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Sökning: WFRF:(Dittrich Yvonne) > Refereegranskat > Fritt online

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1.
  • Dittrich, Yvonne, et al. (författare)
  • From Knowledge Transfer to Situated Innovation
  • 2003
  • Ingår i: Innovation in Europe : Dynamics, Institutions and Values.
  • Konferensbidrag (refereegranskat)abstract
    • Innovation systems, triple helix, and similar expressions, are used to conceptualise the growing need for more integrated forms of co-operation between academia and other societal actors, such as governmental agencies and industry, in order to produce knowledge relevant for society. However, there is as yet little reported experience from such recent and on-going co-operative projects of how research changes when it becomes involved in practices it is meant to contribute to. In this paper, the authors report about three different research projects where researchers co-operated with governmental agencies and industry around the development of ICT. Evidence from three domains, namely e-government, telecommunications and welfare services, indicates the need for problematising current mainstream understandings of innovation. Innovation, as we see it, is occurring through configurations of designers, developers and domain experts that form constituencies and where scientific knowledge is confronted by requirements, constraints and possibilities of the specific situation. In this context innovation of, or involving, ICT requires a significant amount of imagination, represents a relatively sharp break with established ways of doing things, and requires artful integration of different professional practices, communities, and technologies. We define these creative processes of co-development of work practices, organisations and technology as situated innovation.
2.
  • Dittrich, Yvonne, et al. (författare)
  • Making e-Government Happen. Everyday co-development of services, citizenship and technology.
  • 2003
  • Ingår i: HICSS-36. - 0-7695-1875-5
  • Konferensbidrag (refereegranskat)abstract
    • In a joint research project concerning the use and design of IT in public services, we are using a simple figure of on-going, design-oriented interactions to highlight shifting foci on relationships of codevelopment of services, citzenship and technology. We bring together a number of concrete examples of this on-going everyday co-development, presented from the different perspectives that we, as researchers from different disciplines and traditions, represent in the project. The article explores and discusses wokring relations of technology production and use that we see as central to what is actually making e-government happen - or not happen. The main challenge in this area, as we see it, concerns making visible, and developing supportive infrastructures for, the continuing local adaptation, development and design in use of integrated IT and public services.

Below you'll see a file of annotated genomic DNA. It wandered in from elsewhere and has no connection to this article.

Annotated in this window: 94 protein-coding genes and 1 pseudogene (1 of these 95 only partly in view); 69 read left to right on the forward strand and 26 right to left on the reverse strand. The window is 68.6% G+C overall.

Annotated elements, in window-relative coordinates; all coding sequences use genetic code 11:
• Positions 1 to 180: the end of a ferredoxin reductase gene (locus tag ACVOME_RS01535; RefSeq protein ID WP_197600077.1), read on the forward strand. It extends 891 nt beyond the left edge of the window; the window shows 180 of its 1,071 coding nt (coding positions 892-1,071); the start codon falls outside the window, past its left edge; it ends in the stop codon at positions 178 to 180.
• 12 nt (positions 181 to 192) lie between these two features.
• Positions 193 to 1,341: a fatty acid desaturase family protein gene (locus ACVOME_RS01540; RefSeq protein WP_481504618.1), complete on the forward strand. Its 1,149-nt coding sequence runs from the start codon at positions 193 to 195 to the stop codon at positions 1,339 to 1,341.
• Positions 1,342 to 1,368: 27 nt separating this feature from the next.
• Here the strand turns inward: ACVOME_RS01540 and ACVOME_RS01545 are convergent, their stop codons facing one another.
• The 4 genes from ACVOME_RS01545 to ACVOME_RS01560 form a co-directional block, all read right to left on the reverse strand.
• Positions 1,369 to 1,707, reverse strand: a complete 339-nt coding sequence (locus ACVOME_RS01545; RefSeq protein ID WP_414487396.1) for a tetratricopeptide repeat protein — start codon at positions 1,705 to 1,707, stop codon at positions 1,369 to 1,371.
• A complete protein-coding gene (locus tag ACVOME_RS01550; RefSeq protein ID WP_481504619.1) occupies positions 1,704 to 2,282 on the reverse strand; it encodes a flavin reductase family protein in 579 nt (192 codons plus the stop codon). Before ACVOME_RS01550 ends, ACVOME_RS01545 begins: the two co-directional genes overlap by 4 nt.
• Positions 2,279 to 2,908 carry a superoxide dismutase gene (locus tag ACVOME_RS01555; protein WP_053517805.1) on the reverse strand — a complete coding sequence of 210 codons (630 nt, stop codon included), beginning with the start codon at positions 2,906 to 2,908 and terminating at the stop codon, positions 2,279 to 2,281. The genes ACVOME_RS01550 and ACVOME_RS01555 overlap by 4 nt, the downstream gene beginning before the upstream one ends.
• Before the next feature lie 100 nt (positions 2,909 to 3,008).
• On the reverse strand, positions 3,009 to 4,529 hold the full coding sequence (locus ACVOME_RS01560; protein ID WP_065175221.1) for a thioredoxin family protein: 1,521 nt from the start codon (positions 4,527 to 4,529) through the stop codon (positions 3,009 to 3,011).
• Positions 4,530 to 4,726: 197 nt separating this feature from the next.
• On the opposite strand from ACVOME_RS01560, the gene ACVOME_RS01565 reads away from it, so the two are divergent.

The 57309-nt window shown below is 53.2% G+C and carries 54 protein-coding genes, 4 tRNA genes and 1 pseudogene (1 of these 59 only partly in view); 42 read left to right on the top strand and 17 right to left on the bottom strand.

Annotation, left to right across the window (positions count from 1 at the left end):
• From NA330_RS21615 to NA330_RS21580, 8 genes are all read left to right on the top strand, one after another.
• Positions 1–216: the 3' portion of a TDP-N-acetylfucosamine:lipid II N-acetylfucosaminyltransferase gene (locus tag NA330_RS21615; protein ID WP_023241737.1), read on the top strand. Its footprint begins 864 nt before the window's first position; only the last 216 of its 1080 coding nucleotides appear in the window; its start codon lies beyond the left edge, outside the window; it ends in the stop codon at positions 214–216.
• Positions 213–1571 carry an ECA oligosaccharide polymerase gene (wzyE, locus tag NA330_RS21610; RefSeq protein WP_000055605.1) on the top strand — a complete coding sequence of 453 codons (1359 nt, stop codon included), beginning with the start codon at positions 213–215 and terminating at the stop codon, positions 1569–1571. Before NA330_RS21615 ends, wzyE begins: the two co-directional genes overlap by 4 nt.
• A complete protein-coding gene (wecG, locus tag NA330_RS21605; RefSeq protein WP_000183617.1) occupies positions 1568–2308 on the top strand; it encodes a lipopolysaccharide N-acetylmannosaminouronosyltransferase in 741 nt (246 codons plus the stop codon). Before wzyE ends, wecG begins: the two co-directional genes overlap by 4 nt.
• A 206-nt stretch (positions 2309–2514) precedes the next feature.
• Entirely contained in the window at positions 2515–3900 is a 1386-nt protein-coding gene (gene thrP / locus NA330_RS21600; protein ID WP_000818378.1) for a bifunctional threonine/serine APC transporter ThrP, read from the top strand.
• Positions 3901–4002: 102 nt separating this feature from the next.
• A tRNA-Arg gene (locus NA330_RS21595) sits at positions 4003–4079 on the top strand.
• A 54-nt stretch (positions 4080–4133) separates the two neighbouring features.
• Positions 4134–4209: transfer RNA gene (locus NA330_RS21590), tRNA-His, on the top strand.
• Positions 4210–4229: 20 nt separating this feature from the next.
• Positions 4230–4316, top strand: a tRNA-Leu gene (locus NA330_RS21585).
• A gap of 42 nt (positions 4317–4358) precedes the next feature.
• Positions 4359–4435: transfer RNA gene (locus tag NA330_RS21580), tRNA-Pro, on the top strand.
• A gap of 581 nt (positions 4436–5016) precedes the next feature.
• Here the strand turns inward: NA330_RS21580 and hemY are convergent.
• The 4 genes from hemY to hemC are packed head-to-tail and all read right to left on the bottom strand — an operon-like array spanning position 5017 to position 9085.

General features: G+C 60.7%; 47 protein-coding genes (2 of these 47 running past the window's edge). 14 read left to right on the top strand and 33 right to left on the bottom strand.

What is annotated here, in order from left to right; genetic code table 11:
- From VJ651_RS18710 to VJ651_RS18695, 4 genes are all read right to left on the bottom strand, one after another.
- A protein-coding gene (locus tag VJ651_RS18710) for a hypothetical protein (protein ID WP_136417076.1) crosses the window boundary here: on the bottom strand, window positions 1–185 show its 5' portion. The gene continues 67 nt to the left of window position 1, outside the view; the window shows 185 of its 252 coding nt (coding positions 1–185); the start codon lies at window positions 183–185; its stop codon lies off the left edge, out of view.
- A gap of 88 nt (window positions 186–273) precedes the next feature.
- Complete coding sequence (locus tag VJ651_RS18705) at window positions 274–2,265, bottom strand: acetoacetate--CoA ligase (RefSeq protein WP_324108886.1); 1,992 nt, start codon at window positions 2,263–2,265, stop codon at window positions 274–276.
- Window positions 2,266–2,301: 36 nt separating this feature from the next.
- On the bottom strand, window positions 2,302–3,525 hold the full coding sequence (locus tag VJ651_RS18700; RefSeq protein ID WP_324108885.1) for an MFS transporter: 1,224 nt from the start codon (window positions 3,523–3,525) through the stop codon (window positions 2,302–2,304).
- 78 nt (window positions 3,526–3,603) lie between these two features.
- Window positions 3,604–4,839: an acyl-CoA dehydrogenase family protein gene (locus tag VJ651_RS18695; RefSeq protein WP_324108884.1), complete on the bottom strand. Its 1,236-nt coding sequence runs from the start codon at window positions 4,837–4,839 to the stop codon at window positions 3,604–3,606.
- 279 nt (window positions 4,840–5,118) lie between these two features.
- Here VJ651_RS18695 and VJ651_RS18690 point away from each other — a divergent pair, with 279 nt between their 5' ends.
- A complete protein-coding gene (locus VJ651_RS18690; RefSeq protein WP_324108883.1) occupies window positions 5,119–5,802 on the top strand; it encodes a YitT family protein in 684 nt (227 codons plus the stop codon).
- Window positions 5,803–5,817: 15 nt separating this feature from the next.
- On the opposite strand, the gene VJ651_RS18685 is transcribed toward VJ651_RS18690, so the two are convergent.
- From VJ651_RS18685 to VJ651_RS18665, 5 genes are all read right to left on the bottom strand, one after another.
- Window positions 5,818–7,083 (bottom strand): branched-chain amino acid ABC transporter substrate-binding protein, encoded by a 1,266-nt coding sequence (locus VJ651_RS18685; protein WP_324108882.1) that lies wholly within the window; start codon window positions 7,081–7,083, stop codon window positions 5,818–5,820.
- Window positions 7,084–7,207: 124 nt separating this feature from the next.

3.
  • Dittrich, Yvonne, et al. (författare)
  • PD in the Wild; Evolving Practices of Design in Use
  • 2002
  • Ingår i: Participatory Design Conference. - 0-9667818-2-1 ; s. 124-134
  • Konferensbidrag (refereegranskat)abstract
    • The when and where of participatory design has traditionally been set, primarily, by the software design project. However, modern IT networks with a variety of applications from different software providers, new web-design tools, and the integration of customization processes with on-going version management, are just a few of the developments that are moving participation around IT design issues beyond the traditional software project. Using examples from a research project focusing on existing work practices and IT in use in public service administration, we explore various understandings of design, which challenge some of the assumptions underlying the basic framework of participatory design. If design is seen as continually on-going, and intricately interwoven with use, this raises several important issues for participatory design. It highlights design for change. It points towards the need for reconsidering software design processes. It brings into focus issues of coordination between use, design in use and adaptation and development. Crucially, it raises issues about shop floor IT management, that is, organizational and technical support for local adapting, and continual design and development in use, of IT, and the need for models and methods for sustainable, distributed co-constructive design processes.